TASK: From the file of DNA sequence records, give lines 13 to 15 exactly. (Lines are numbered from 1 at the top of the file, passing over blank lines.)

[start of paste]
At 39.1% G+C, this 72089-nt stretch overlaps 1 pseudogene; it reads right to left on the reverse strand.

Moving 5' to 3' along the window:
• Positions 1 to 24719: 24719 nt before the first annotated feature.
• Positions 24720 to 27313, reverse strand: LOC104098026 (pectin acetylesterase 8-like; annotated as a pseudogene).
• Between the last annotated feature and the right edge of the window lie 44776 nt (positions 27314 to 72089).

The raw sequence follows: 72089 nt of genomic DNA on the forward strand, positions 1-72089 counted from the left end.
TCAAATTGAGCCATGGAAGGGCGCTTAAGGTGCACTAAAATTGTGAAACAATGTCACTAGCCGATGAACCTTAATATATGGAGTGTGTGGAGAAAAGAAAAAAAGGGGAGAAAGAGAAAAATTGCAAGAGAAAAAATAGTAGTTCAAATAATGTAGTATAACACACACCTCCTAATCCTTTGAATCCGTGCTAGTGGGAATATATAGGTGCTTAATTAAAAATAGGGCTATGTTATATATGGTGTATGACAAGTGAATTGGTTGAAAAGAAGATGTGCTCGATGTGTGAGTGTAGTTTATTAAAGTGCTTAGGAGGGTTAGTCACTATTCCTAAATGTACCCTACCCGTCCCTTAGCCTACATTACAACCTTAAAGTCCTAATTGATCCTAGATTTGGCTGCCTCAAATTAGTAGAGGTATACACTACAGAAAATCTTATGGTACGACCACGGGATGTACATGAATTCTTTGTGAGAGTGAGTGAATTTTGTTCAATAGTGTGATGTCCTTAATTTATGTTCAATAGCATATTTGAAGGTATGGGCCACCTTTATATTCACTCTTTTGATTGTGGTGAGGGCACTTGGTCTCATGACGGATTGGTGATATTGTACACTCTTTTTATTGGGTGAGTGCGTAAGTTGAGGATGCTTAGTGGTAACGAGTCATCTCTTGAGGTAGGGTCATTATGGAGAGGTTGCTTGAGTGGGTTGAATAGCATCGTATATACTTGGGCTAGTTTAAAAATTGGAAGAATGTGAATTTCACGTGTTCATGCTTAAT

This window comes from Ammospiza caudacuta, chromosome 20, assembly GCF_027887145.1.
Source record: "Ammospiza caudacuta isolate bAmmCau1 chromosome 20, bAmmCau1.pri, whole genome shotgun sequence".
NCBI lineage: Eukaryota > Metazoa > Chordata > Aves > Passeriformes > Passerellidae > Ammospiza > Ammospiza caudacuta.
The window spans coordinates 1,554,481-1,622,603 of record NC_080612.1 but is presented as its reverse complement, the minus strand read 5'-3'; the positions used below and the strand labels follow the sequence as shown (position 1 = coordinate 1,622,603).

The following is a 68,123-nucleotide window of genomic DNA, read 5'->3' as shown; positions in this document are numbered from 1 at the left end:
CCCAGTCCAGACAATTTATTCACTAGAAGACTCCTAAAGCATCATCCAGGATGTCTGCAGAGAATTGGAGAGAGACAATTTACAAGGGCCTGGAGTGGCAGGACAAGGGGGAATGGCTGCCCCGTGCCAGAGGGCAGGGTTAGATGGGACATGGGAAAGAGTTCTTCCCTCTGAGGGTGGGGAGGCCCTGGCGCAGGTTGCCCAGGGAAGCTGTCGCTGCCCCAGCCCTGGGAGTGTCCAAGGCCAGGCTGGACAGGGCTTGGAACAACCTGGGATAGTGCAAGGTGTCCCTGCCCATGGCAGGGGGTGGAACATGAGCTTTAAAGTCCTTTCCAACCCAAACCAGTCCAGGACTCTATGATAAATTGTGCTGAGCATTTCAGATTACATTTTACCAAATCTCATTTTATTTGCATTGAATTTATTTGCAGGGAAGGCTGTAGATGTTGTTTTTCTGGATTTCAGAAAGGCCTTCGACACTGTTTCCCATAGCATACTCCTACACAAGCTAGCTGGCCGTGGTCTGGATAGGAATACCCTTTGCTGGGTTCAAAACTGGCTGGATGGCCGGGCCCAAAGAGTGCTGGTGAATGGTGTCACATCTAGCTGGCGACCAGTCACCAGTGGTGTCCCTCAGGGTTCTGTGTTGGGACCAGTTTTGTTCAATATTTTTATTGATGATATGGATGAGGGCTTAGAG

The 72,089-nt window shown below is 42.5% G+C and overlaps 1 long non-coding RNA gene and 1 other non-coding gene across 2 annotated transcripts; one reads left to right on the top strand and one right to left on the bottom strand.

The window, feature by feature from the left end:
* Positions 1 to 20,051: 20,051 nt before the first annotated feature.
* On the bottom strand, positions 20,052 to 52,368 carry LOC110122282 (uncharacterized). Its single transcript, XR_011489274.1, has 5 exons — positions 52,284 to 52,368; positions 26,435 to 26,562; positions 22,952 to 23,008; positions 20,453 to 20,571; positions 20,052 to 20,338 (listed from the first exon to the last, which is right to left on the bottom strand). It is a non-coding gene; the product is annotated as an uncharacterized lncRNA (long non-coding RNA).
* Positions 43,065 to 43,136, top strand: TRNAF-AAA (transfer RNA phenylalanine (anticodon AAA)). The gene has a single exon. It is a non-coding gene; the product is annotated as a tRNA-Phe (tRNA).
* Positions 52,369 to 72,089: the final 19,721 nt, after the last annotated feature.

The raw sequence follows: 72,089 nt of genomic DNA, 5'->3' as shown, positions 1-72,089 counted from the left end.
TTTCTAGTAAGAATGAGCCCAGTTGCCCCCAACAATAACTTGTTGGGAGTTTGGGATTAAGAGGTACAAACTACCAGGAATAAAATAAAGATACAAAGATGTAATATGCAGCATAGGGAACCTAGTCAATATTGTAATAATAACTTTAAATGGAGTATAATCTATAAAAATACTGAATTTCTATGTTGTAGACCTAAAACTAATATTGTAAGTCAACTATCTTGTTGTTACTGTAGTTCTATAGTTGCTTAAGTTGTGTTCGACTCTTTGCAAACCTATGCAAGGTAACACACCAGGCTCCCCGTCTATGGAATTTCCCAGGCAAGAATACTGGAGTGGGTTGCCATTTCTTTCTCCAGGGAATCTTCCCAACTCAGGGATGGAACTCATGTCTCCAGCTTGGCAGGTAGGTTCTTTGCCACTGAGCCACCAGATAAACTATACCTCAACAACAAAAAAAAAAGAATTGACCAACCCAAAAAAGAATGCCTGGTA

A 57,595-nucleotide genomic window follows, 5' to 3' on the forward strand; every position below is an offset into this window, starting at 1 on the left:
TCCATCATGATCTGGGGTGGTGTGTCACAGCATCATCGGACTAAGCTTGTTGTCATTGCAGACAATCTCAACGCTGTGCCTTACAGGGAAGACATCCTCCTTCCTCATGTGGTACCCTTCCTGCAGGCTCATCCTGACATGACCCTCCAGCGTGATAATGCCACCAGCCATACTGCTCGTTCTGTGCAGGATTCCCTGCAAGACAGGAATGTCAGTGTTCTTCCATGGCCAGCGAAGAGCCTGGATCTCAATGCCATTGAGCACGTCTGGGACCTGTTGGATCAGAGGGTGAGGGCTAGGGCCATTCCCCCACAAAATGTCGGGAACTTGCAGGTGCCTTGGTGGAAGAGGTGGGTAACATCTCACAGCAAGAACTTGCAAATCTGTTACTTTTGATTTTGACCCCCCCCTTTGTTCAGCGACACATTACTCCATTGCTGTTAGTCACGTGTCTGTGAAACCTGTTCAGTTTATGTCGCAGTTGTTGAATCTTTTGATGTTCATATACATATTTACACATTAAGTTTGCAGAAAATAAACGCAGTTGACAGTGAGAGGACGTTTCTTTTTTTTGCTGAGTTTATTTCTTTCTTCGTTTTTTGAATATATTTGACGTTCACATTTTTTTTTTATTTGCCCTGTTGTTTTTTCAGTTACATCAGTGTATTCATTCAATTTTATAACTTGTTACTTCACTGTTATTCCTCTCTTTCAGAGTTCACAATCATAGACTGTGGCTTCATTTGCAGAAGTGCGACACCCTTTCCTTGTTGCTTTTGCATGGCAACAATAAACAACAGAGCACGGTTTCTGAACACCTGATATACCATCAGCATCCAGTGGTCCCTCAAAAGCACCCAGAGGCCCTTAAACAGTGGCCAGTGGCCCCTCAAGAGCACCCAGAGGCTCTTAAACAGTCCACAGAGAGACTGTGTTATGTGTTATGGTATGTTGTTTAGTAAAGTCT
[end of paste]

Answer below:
CCCAGTCCAGACAATTTATTCACTAGAAGACTCCTAAAGCATCATCCAGGATGTCTGCAGAGAATTGGAGAGAGACAATTTACAAGGGCCTGGAGTGGCAGGACAAGGGGGAATGGCTGCCCCGTGCCAGAGGGCAGGGTTAGATGGGACATGGGAAAGAGTTCTTCCCTCTGAGGGTGGGGAGGCCCTGGCGCAGGTTGCCCAGGGAAGCTGTCGCTGCCCCAGCCCTGGGAGTGTCCAAGGCCAGGCTGGACAGGGCTTGGAACAACCTGGGATAGTGCAAGGTGTCCCTGCCCATGGCAGGGGGTGGAACATGAGCTTTAAAGTCCTTTCCAACCCAAACCAGTCCAGGACTCTATGATAAATTGTGCTGAGCATTTCAGATTACATTTTACCAAATCTCATTTTATTTGCATTGAATTTATTTGCAGGGAAGGCTGTAGATGTTGTTTTTCTGGATTTCAGAAAGGCCTTCGACACTGTTTCCCATAGCATACTCCTACACAAGCTAGCTGGCCGTGGTCTGGATAGGAATACCCTTTGCTGGGTTCAAAACTGGCTGGATGGCCGGGCCCAAAGAGTGCTGGTGAATGGTGTCACATCTAGCTGGCGACCAGTCACCAGTGGTGTCCCTCAGGGTTCTGTGTTGGGACCAGTTTTGTTCAATATTTTTATTGATGATATGGATGAGGGCTTAGAG

The 72,089-nt window shown below is 42.5% G+C and overlaps 1 long non-coding RNA gene and 1 other non-coding gene across 2 annotated transcripts; one reads left to right on the top strand and one right to left on the bottom strand.

The window, feature by feature from the left end: